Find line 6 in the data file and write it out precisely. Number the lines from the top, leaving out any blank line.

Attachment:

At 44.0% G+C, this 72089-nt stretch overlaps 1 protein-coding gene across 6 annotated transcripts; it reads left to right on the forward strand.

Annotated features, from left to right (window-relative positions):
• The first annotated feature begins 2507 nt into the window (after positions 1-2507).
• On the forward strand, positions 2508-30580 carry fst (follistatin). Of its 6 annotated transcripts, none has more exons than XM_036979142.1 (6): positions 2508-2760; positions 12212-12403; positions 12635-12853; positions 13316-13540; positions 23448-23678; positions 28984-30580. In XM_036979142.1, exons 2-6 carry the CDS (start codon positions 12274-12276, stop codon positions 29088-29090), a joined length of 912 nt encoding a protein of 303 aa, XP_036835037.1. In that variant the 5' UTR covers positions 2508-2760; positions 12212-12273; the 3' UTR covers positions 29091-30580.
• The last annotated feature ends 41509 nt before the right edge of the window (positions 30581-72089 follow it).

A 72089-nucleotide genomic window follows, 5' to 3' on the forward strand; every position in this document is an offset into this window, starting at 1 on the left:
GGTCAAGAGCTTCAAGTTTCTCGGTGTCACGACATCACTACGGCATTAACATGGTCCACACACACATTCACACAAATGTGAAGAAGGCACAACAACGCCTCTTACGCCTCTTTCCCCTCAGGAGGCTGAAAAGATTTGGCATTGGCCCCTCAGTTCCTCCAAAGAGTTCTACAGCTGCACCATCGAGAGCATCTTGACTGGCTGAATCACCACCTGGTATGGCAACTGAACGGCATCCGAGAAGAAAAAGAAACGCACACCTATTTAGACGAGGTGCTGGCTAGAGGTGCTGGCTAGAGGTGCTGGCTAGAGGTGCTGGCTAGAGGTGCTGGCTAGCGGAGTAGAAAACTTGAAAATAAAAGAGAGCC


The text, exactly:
A 72089-nucleotide genomic window follows, 5' to 3' on the forward strand; every position in this document is an offset into this window, starting at 1 on the left: